As the U.S. dollar index (which measures the greenback against six other currencies) rallied above 107 index points this week, the safe-haven currency is trading near a two-decade high.
The world’s reserve currency has gained 12% since the beginning of this year, marking its best year since 2014.
The greenback has long been disproportionately influential on global financial markets. Even though during the past two decades the American economy has produced a smaller percentage of the world’s output, this trend hasn’t changed.
However, despite the fact that the American dollar still dominates international trade, bond issuance, non-bank borrowing, and international borrowing and lending, central banks no longer retain as much US currency in reserves as they previously did.
In 2019, the dollar made up 62% of the official government/central bank foreign exchange reserves, followed by the euro at 20%, the yen at 5%, the pound at 4.5%, and other currencies, such the renminbi, at less than 2%.
The U.S dollar rules in many areas, as a 2020 Bank for International Settlements report emphasizes. Only a third of cross-border bank loans are denominated in euros, and fewer than 20% of loans are denominated in other currencies. Nearly half of these loans are in dollars.
In parts of the global economy like debt securities, trade invoicing, and payments made using the SWIFT financial messaging system, the safe-haven currency still holds a sizable majority. The dollar is used in over 90% of all currency exchange transactions abroad.
Recent strong macroeconomic data and the desire by investors to hold it are driving the U.S. currency higher. In June, the US economy created 372k new jobs, far more than the 268k predictions but fewer than the 384k reported in May.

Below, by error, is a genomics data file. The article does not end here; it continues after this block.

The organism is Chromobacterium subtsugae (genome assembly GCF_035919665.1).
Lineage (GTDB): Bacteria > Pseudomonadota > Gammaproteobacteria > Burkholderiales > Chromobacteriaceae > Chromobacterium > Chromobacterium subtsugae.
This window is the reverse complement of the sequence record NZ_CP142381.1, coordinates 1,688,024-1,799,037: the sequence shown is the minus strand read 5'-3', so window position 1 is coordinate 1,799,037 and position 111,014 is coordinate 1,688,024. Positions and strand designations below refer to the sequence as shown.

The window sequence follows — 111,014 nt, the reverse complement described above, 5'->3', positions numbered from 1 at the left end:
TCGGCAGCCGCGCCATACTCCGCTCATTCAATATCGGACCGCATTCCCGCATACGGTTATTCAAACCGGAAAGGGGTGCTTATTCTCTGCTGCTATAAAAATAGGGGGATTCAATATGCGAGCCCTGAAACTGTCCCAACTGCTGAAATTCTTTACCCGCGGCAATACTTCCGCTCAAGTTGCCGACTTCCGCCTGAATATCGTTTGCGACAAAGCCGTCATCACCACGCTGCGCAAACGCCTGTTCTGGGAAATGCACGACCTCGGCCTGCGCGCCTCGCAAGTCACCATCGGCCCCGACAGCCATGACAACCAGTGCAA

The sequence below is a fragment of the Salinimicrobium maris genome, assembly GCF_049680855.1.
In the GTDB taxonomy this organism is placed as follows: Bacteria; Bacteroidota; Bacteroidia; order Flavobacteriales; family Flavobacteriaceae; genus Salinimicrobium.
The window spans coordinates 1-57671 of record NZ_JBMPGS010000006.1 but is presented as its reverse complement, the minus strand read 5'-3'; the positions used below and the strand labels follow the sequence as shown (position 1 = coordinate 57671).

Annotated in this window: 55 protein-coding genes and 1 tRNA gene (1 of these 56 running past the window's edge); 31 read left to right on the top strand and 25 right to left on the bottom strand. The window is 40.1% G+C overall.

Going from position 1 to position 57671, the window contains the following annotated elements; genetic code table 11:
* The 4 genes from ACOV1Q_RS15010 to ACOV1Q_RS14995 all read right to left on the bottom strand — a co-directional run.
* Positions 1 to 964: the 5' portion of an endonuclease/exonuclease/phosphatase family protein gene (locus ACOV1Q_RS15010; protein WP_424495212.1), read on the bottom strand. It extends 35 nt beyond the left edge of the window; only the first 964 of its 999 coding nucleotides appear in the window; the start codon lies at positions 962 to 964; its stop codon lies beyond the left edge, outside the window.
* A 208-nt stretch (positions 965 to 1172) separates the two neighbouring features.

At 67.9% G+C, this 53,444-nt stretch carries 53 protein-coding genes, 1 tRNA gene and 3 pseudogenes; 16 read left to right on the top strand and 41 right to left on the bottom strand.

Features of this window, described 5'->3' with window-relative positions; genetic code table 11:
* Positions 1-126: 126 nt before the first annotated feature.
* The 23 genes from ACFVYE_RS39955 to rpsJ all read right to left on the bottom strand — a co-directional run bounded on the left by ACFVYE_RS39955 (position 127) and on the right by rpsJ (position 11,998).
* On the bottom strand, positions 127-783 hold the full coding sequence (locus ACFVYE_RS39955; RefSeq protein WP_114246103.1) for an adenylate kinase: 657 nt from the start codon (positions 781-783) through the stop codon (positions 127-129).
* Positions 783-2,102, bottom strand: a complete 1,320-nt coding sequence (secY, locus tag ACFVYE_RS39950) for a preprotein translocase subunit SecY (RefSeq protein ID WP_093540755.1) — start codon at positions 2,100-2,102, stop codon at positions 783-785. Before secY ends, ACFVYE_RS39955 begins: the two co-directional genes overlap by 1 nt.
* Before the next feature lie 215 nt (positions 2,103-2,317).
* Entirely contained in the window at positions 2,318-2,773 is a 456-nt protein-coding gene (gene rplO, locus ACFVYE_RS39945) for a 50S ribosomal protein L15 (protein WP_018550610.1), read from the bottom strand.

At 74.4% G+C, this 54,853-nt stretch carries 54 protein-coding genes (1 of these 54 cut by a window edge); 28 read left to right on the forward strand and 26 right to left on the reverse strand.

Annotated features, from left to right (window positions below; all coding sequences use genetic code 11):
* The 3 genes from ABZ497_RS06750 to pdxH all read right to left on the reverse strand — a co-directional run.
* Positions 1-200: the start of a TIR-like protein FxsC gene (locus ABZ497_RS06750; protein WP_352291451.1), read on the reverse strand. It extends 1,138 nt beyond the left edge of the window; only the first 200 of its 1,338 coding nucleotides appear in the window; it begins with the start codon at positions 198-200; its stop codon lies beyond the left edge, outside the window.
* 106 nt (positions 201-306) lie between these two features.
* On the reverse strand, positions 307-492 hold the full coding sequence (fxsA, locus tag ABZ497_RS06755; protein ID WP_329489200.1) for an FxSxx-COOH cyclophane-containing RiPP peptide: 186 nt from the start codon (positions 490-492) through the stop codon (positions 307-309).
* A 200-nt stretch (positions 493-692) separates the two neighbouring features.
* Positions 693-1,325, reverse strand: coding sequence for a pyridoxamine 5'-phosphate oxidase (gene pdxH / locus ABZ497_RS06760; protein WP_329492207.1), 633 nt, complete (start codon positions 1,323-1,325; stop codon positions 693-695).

The unemployment rate held steady at 3.6%, in line with expectations and the previous reading. The US economy’s superior performance on the labour market would undoubtedly enable the Federal Reserve to announce drastic rate increases without much reluctance.
Accordingly, due to the U.S central bank’s interest rate increases this time; the greenback has appreciated versus the majority of other major currencies as investors from all over the world have turned to the dollar as a safe haven from rising global inflation.
However, for other nations, the declining value of their currencies will make travel more challenging and will intensify the effect of rising consumer prices. For Americans, the increase of the dollar should assist to alleviate the agony caused by four-decade high inflation.
A current IMF working paper highlights the shares of the other traditional reserve currencies—the euro, yen, and pound—have increased more than the US dollar’s position has decreased. Additionally, even though the proportion of reserves kept in renminbi has increased somewhat.
As of the end of 2021, Russia possessed close to a third of the world’s renminbi reserves, according to an update of the data cited in the working paper.
Both economic and geopolitical factors have contributed to the dollar’s rise. The Federal Reserve, the US’ central bank, has been sharply raising interest rates while also abandoning its program of quantitative easing (QE). This is done in an effort to reduce inflation brought on by problems with COVID supply, the conflict in Ukraine, and QE.
One by-product of these higher interest rates is the stronger US dollar. Foreign investors are encouraged to sell their local currencies and deposit their funds in the US dollar since it currently offers a better yield than their home currency.
Certainly, central banks in other countries have also been hiking interest rates, including in the UK, and the eurozone intends to follow suit. They do not, however, behave as aggressively as the world’s biggest economy. As a result of Japan’s complete lack of tightening, there is still a growing demand for dollars outside.
The US dollar is also rising because it is a traditional safe haven during times of economic uncertainty, and the current geopolitical climate may be making it even more enticing.
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